Our cat, Carmen, ran through the living room with a live mouse in her mouth. Darlene and I both immediately jumped to our feet in applause. (Thankfully we don't have one of those Nielsen rating systems on our TV set, or else the President's popularity would have gone up by a full percentage point at that moment.)

At which point Carmen dropped the mouse, of course, and it ran behind the curtains covering the sliding glass door.

I ran and got a broom. Darlene started hurriedly moving delicate things out of the way, instinctively knowing that breakage might soon occur.

The mouse re-emerged from the curtains when I drew them back. I stood back (broom poised and at the ready) to let Carmen re-acquire the mouse. Which she did ... holding it ever-so-gently between her soft, declawed paws, as the poor mouse squeaked in protest. More applause. Then she let it go again and it ran under the couch.

I handed the broom to Darlene and lifted the couch. There was the mouse, sitting next to a companion who had apparently already died. We assumed it had died of boredom, watching the first half of the SOTU speech.

The cat reacquired the mouse, again, holding it ever so delicately in her mouth. The mouse squeaked. The cat dropped it apologetically.

The mouse ran behind the wood stove. This time I shooed the cat out of the room with the broom, fed up at her pacifism. "I'll handle this," I said bravely as I gripped the broom handle.

The rest of the SOTU address was spent with me pursuing the mouse between the wood stove and the curtains, then back to the wood stove again, then back to the curtains, etc.

Finally, in frustration, I got the bright idea of simply pummelling the curtains with the broom. Surprisingly, I did not shatter the sliding glass door, and I did indeed knock the mouse out cold.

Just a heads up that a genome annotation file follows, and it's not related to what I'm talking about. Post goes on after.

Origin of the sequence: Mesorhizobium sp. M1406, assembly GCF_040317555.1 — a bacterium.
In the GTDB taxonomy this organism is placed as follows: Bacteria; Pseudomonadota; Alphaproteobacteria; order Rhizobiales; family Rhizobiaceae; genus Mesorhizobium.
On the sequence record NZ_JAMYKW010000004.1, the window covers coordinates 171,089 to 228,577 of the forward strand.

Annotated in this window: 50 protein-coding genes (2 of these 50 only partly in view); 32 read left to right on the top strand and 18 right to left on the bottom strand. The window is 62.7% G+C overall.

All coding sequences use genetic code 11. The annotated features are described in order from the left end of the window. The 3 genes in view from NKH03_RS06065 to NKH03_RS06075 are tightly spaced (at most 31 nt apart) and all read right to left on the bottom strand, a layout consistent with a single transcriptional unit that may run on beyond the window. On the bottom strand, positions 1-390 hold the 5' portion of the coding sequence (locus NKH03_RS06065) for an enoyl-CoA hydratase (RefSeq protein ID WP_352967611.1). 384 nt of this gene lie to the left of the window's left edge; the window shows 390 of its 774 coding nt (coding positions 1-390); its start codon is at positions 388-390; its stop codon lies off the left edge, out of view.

We put it in a plastic bag next to its dead companion, smacked the bag with the broom for good measure, then opened it and let the cat sniff it, in an attempt to communicate with her that this was the desired result of all her mousing, mice that were actually dead and not free to wander the house at will. I'm not sure she got the message, though.

Speaking of message, we missed the entire second half of the SOTU address. Did we miss anything important? Anyone care to summarize for us anything else that President Obama might have said?

Thursday, January 15, 2015

Need proof Noah existed and the Flood was real?

I posted something on Facebook yesterday that caused such a stir, I thought I'd better put it on ShBlog and develop it a little further.

Is the biblical story of Noah and the great Flood a myth?

Illustration courtesy
Many people assume it must be. "How could that be possible, scientifically?" they ask. They have all sorts of "sophisticated" objections. They may even laugh, and mock.

So I say, in response: Let's ask Jesus what HE thinks.

Matthew, chapter 24 ...